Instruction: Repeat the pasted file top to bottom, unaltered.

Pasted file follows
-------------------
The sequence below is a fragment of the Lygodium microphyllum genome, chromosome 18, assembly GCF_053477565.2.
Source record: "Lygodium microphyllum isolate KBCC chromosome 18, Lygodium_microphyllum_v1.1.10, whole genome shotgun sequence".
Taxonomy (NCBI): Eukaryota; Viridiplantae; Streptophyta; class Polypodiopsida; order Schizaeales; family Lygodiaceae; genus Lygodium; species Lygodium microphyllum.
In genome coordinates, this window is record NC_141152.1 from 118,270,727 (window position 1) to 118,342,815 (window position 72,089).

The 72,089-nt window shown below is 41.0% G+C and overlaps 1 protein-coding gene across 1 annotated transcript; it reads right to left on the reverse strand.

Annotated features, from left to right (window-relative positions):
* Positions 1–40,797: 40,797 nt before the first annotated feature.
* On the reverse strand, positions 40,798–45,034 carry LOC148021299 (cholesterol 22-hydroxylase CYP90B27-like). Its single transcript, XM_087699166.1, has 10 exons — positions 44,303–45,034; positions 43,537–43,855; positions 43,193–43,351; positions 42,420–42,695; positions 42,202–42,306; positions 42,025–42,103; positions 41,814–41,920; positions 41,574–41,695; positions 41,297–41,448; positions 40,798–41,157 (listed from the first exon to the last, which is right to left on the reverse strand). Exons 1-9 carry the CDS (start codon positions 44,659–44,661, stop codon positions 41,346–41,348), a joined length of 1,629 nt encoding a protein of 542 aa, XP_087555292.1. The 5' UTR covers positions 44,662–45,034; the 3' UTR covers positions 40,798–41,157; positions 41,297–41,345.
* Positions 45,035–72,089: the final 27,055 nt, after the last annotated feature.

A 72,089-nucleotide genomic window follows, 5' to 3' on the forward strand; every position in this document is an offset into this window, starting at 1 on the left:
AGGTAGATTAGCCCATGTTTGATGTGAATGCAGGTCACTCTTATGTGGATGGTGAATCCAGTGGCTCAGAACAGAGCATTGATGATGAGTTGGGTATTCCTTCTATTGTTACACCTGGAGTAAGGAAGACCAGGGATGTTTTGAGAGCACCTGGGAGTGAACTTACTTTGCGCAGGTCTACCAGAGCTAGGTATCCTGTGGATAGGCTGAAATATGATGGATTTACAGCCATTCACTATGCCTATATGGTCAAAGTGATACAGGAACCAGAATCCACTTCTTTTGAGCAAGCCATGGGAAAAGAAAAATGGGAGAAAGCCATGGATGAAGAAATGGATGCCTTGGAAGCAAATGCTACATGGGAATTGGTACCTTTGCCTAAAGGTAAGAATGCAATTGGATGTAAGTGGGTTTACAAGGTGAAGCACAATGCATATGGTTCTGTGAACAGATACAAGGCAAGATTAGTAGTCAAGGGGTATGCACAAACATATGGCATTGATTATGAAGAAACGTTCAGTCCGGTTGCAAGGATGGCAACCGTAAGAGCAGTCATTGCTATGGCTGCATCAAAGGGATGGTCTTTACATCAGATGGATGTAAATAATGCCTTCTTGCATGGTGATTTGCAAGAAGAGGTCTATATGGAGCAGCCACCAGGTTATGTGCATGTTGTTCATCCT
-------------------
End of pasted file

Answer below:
The sequence below is a fragment of the Lygodium microphyllum genome, chromosome 18, assembly GCF_053477565.2.
Source record: "Lygodium microphyllum isolate KBCC chromosome 18, Lygodium_microphyllum_v1.1.10, whole genome shotgun sequence".
Taxonomy (NCBI): Eukaryota; Viridiplantae; Streptophyta; class Polypodiopsida; order Schizaeales; family Lygodiaceae; genus Lygodium; species Lygodium microphyllum.
In genome coordinates, this window is record NC_141152.1 from 118,270,727 (window position 1) to 118,342,815 (window position 72,089).

The 72,089-nt window shown below is 41.0% G+C and overlaps 1 protein-coding gene across 1 annotated transcript; it reads right to left on the reverse strand.

Annotated features, from left to right (window-relative positions):
* Positions 1–40,797: 40,797 nt before the first annotated feature.
* On the reverse strand, positions 40,798–45,034 carry LOC148021299 (cholesterol 22-hydroxylase CYP90B27-like). Its single transcript, XM_087699166.1, has 10 exons — positions 44,303–45,034; positions 43,537–43,855; positions 43,193–43,351; positions 42,420–42,695; positions 42,202–42,306; positions 42,025–42,103; positions 41,814–41,920; positions 41,574–41,695; positions 41,297–41,448; positions 40,798–41,157 (listed from the first exon to the last, which is right to left on the reverse strand). Exons 1-9 carry the CDS (start codon positions 44,659–44,661, stop codon positions 41,346–41,348), a joined length of 1,629 nt encoding a protein of 542 aa, XP_087555292.1. The 5' UTR covers positions 44,662–45,034; the 3' UTR covers positions 40,798–41,157; positions 41,297–41,345.
* Positions 45,035–72,089: the final 27,055 nt, after the last annotated feature.

A 72,089-nucleotide genomic window follows, 5' to 3' on the forward strand; every position in this document is an offset into this window, starting at 1 on the left:
AGGTAGATTAGCCCATGTTTGATGTGAATGCAGGTCACTCTTATGTGGATGGTGAATCCAGTGGCTCAGAACAGAGCATTGATGATGAGTTGGGTATTCCTTCTATTGTTACACCTGGAGTAAGGAAGACCAGGGATGTTTTGAGAGCACCTGGGAGTGAACTTACTTTGCGCAGGTCTACCAGAGCTAGGTATCCTGTGGATAGGCTGAAATATGATGGATTTACAGCCATTCACTATGCCTATATGGTCAAAGTGATACAGGAACCAGAATCCACTTCTTTTGAGCAAGCCATGGGAAAAGAAAAATGGGAGAAAGCCATGGATGAAGAAATGGATGCCTTGGAAGCAAATGCTACATGGGAATTGGTACCTTTGCCTAAAGGTAAGAATGCAATTGGATGTAAGTGGGTTTACAAGGTGAAGCACAATGCATATGGTTCTGTGAACAGATACAAGGCAAGATTAGTAGTCAAGGGGTATGCACAAACATATGGCATTGATTATGAAGAAACGTTCAGTCCGGTTGCAAGGATGGCAACCGTAAGAGCAGTCATTGCTATGGCTGCATCAAAGGGATGGTCTTTACATCAGATGGATGTAAATAATGCCTTCTTGCATGGTGATTTGCAAGAAGAGGTCTATATGGAGCAGCCACCAGGTTATGTGCATGTTGTTCATCCT